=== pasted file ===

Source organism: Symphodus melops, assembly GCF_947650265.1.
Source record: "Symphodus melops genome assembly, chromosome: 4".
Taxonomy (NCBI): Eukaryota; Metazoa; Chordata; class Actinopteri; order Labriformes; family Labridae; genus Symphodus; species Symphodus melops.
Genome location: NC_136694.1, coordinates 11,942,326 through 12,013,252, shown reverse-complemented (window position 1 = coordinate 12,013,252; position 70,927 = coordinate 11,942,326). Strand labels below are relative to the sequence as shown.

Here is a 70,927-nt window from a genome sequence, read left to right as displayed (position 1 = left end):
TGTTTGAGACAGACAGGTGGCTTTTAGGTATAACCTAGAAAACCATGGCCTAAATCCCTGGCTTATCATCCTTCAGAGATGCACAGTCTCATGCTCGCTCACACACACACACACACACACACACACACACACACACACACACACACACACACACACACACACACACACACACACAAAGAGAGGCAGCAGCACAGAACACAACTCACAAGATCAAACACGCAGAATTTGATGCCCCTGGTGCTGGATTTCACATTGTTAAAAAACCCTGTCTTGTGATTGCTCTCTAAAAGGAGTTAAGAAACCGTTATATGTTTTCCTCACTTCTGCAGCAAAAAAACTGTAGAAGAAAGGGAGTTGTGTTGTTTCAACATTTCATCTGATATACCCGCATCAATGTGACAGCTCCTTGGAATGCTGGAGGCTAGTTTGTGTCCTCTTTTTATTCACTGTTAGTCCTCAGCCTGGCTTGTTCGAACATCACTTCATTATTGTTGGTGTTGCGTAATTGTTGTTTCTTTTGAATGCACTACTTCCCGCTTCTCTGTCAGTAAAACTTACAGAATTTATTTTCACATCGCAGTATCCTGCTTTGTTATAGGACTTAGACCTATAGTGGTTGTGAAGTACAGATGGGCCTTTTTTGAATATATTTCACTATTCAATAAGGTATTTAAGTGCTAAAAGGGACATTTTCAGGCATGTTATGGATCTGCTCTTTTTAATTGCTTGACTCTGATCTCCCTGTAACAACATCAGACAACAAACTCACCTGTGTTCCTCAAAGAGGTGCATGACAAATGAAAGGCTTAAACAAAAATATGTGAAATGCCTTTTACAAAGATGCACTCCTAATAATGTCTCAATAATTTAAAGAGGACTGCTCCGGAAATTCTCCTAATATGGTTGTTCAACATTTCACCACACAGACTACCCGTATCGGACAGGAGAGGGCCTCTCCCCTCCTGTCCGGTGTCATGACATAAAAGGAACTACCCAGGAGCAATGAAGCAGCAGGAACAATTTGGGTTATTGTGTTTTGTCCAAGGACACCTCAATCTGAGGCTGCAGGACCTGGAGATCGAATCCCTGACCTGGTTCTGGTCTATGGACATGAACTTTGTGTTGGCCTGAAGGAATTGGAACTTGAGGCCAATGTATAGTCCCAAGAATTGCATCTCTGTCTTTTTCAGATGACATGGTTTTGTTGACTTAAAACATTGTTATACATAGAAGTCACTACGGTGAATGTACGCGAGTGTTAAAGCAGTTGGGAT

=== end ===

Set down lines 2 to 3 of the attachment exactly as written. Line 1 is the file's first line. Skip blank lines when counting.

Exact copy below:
Source record: "Symphodus melops genome assembly, chromosome: 4".
Taxonomy (NCBI): Eukaryota; Metazoa; Chordata; class Actinopteri; order Labriformes; family Labridae; genus Symphodus; species Symphodus melops.